A turning point in interest rates is always important, especially when it is announced by the Federal Reserve Bank in the United States. Last week's rise of one quarter point to 1.25 per cent, still an exceptionally low level, was the first increase for four years. Before that it had come down to 1 per cent from 6.5 per cent at the start of 2001, a period that encompassed a stock market plunge, recession, terrorist attacks and fears of deflation.
A sudden hike is like the unexpected striking of a bell; the sound is arresting even if one isn't quite sure why it is being rung. The official reason is not so much that inflation has become a problem again after a lengthy period of subdued prices, but that it conceivably could be. The Federal Reserve believes that inflation risks remain balanced, which means, strictly speaking, that the rate of change in consumer prices is as likely to accelerate as to slow down. The American central bank has moved on, then, from worrying exclusively about deflation.
Does this mean that the widespread fears of two or three years ago that the world economy was going to revisit falling prices for the first time since the 1930s were misconceived? Not necessarily. The developments that generated fears of deflation are still present. For instance, the forces of globalisation, which intensify competition, are undiminished. More and more goods and services are traded online, where pricing is keen. Outsourcing back-office tasks to third world countries, so as to keep a lid on costs in advanced economies, goes on apace.
In the United States, at least, productivity is rising quickly. And wage increases remain subdued across the western economies, in spite of the surge in oil prices with its knock-on effect on energy markets. In other words, when the current upswing in economic activity peters out, it is perfectly possible that deflationary pressures will reassert themselves once more. That is why, in ranking the major risks faced by investors, I continue to have deflation on my list.
In reflecting on things that could go wrong, however, I am not leading towards a recommendation that stock markets should be shunned at current levels. There is always a tension between finding individual opportunities and paying attention to what could affect the whole market.
I have three major risks on my list of what to worry about. After deflation comes the possibility of a collapse in house prices. This danger has been commented upon many times during the past three years. And still residential values have continued to rise. No one dare be dogmatic about what will happen next. The Governor of the Bank of England, Mervyn King, admitted the other day that he had been surprised for several months by the rate at which house prices had been rising.
But could we at least agree on one thing: the market in owner-occupied homes behaves differently from the way in which many goods usually trade. For the market in homes cannot become overheated in the classic manner where greed is the driving force. Most transactions between home owners are driven primarily by personal or family circumstances rather than by the level of prices at a given moment. There isn't much speculation, except in buy-to-let.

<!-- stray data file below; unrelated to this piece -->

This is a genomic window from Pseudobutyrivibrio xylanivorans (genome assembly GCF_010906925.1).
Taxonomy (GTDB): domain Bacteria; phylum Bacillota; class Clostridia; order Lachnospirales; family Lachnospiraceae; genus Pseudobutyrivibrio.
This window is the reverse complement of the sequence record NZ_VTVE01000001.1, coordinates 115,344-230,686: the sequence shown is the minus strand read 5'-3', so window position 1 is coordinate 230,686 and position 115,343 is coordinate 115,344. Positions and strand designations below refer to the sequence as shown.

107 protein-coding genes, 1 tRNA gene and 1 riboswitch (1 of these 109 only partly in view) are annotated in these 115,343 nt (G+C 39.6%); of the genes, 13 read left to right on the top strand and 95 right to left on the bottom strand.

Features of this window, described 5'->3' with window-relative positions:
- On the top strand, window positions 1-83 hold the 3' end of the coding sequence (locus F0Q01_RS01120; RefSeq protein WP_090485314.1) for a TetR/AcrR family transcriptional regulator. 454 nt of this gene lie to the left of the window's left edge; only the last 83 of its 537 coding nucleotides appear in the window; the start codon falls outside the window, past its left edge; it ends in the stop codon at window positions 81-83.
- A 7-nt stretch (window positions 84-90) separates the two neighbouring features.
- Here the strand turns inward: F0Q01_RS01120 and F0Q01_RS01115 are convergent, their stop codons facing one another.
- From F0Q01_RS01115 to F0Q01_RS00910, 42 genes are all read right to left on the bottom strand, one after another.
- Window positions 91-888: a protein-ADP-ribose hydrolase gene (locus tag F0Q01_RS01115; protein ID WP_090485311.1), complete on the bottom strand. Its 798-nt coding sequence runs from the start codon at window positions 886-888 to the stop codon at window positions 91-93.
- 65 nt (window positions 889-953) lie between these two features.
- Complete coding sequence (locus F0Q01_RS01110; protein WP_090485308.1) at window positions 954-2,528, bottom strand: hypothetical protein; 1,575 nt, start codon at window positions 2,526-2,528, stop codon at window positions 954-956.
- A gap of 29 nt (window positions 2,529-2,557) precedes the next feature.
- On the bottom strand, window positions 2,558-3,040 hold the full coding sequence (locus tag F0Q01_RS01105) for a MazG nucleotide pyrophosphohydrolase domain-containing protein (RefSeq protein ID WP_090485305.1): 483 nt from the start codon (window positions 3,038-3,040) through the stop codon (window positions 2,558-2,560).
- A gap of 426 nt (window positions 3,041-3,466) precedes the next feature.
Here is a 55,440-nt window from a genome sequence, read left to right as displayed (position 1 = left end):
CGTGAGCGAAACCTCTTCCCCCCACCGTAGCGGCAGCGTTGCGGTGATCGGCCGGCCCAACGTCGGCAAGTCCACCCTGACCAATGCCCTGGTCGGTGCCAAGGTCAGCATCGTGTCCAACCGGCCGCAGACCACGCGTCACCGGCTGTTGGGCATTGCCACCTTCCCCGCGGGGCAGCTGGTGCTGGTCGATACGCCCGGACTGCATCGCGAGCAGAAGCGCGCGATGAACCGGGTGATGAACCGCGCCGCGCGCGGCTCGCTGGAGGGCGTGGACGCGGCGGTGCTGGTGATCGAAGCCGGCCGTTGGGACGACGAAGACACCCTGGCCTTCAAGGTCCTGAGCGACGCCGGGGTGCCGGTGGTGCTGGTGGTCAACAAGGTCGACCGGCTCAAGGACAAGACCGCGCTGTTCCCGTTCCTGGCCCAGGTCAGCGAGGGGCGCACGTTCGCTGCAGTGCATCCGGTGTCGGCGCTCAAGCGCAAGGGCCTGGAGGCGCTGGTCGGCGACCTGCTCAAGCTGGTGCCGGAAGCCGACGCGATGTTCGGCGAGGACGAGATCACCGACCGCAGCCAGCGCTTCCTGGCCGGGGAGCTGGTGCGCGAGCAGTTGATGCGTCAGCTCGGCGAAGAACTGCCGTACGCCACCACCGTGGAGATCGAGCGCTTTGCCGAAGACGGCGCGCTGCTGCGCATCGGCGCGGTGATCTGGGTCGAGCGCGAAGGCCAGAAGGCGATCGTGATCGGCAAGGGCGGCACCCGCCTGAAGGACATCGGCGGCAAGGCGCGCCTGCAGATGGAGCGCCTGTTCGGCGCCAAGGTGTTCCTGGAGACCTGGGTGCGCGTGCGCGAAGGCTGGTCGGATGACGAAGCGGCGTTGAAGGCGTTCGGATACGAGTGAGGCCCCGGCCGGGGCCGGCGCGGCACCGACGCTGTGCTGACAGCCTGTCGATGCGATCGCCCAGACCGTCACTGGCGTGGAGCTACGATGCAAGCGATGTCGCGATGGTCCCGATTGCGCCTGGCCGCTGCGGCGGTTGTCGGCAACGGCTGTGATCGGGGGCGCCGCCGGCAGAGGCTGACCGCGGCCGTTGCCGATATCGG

What is reasonably clear, however, is that a downturn in house prices would have disagreeable consequences. More serious than the direct effects on the building trade, on suppliers of household goods, on publishers reliant upon property advertising and on banks heavily committed to the mortgage markets, there would be the indirect effects on consumer confidence. Home-owners and their families would feel less financially confident, and would rein back their spending on everything, from holidays to buying a new car to eating out.
The third danger that investors should bear in mind springs from the Middle East, not so much from Iraq as from its close neighbour, Saudi Arabia. The threat is that the Saudi royal family is replaced by a leadership hostile to the United States and the West. We know this is Osama bin Laden's aim. I don't have to spell out what this would mean for the oil price and for the health of the world economy, except to say that it would be dire.
For stock market investors, watching out for risks is a necessary but rather fruitless business. Dangers loom, precautions are taken, and then they disappear again. Deflation has been in this category. Other risks seem almost part of the scenery. The dangers from the US budget and trade deficits are regularly analysed, but life goes on. The dollar weakens a bit, but not much. Forebodings about UK property prices are also beginning to seem like a permanent fixture. And then when something terrible really did occur, such as the attack on the Twin Towers, nobody foresaw it. Thinking about risks, then is the unglamorous part of investment management.
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